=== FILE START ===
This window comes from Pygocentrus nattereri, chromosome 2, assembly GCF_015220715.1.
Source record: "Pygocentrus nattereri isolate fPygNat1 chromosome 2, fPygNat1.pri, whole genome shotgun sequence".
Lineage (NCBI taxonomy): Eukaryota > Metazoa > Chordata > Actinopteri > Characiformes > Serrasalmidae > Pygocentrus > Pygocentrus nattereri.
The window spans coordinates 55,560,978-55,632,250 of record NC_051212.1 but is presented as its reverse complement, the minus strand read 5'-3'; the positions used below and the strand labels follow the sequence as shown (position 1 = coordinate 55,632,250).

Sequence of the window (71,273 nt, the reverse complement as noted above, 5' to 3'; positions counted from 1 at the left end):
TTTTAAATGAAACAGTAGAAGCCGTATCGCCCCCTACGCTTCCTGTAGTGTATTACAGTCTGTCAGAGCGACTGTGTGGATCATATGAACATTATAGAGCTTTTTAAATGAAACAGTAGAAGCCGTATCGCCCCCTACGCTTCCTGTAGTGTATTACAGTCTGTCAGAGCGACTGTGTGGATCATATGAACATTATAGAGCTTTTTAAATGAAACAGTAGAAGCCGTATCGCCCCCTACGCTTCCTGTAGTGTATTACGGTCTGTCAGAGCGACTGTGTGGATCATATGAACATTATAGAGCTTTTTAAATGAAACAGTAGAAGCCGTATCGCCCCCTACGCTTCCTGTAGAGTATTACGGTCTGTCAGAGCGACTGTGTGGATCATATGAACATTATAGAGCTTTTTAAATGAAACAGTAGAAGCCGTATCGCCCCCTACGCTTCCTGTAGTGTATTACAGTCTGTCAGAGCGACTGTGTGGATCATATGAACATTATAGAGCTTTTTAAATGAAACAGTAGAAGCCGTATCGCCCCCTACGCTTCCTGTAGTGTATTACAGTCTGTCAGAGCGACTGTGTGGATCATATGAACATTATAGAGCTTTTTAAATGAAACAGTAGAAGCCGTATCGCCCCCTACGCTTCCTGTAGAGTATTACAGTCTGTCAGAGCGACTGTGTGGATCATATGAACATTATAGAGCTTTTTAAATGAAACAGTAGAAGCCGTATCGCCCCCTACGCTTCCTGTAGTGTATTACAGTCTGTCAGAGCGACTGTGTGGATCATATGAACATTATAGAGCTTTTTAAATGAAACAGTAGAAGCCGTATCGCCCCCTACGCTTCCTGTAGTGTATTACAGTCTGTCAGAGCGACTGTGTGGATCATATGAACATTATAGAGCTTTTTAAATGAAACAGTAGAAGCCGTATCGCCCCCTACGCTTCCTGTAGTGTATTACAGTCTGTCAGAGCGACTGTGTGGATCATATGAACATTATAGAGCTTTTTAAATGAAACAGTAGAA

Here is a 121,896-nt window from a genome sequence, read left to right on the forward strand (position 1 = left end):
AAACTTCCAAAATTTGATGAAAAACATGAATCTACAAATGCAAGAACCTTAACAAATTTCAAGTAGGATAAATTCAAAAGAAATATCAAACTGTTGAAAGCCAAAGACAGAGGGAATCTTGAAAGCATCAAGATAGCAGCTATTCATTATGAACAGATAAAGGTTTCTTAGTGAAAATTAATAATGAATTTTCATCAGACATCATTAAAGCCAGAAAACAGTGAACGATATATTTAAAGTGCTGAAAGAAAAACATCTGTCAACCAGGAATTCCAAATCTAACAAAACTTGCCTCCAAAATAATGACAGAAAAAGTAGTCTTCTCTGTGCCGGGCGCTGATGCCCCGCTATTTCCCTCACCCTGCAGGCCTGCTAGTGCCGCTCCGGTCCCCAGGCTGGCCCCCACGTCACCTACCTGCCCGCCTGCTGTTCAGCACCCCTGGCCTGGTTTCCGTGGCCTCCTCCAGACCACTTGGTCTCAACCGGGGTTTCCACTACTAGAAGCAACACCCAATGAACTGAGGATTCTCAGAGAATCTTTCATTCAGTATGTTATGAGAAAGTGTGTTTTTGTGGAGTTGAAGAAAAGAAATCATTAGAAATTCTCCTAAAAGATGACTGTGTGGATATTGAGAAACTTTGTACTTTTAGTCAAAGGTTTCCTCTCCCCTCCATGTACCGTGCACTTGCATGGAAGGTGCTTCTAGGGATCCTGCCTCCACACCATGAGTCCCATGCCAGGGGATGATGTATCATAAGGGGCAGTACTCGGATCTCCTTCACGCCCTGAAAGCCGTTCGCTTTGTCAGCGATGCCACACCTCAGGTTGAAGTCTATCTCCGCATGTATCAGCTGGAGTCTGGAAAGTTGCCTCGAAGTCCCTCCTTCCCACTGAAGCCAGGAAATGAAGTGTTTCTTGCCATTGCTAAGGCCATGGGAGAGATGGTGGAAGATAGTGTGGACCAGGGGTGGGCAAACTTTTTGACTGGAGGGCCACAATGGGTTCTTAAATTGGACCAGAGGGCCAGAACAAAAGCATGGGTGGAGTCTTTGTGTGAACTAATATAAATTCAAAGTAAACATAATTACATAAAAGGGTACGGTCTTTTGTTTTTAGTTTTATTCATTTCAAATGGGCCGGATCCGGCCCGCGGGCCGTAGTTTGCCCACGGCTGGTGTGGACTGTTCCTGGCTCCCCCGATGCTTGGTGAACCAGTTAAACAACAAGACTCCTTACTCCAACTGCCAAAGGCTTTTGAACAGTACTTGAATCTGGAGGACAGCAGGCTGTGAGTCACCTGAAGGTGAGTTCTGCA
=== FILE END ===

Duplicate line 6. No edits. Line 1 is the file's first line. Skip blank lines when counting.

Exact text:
TTTTAAATGAAACAGTAGAAGCCGTATCGCCCCCTACGCTTCCTGTAGTGTATTACAGTCTGTCAGAGCGACTGTGTGGATCATATGAACATTATAGAGCTTTTTAAATGAAACAGTAGAAGCCGTATCGCCCCCTACGCTTCCTGTAGTGTATTACAGTCTGTCAGAGCGACTGTGTGGATCATATGAACATTATAGAGCTTTTTAAATGAAACAGTAGAAGCCGTATCGCCCCCTACGCTTCCTGTAGTGTATTACGGTCTGTCAGAGCGACTGTGTGGATCATATGAACATTATAGAGCTTTTTAAATGAAACAGTAGAAGCCGTATCGCCCCCTACGCTTCCTGTAGAGTATTACGGTCTGTCAGAGCGACTGTGTGGATCATATGAACATTATAGAGCTTTTTAAATGAAACAGTAGAAGCCGTATCGCCCCCTACGCTTCCTGTAGTGTATTACAGTCTGTCAGAGCGACTGTGTGGATCATATGAACATTATAGAGCTTTTTAAATGAAACAGTAGAAGCCGTATCGCCCCCTACGCTTCCTGTAGTGTATTACAGTCTGTCAGAGCGACTGTGTGGATCATATGAACATTATAGAGCTTTTTAAATGAAACAGTAGAAGCCGTATCGCCCCCTACGCTTCCTGTAGAGTATTACAGTCTGTCAGAGCGACTGTGTGGATCATATGAACATTATAGAGCTTTTTAAATGAAACAGTAGAAGCCGTATCGCCCCCTACGCTTCCTGTAGTGTATTACAGTCTGTCAGAGCGACTGTGTGGATCATATGAACATTATAGAGCTTTTTAAATGAAACAGTAGAAGCCGTATCGCCCCCTACGCTTCCTGTAGTGTATTACAGTCTGTCAGAGCGACTGTGTGGATCATATGAACATTATAGAGCTTTTTAAATGAAACAGTAGAAGCCGTATCGCCCCCTACGCTTCCTGTAGTGTATTACAGTCTGTCAGAGCGACTGTGTGGATCATATGAACATTATAGAGCTTTTTAAATGAAACAGTAGAA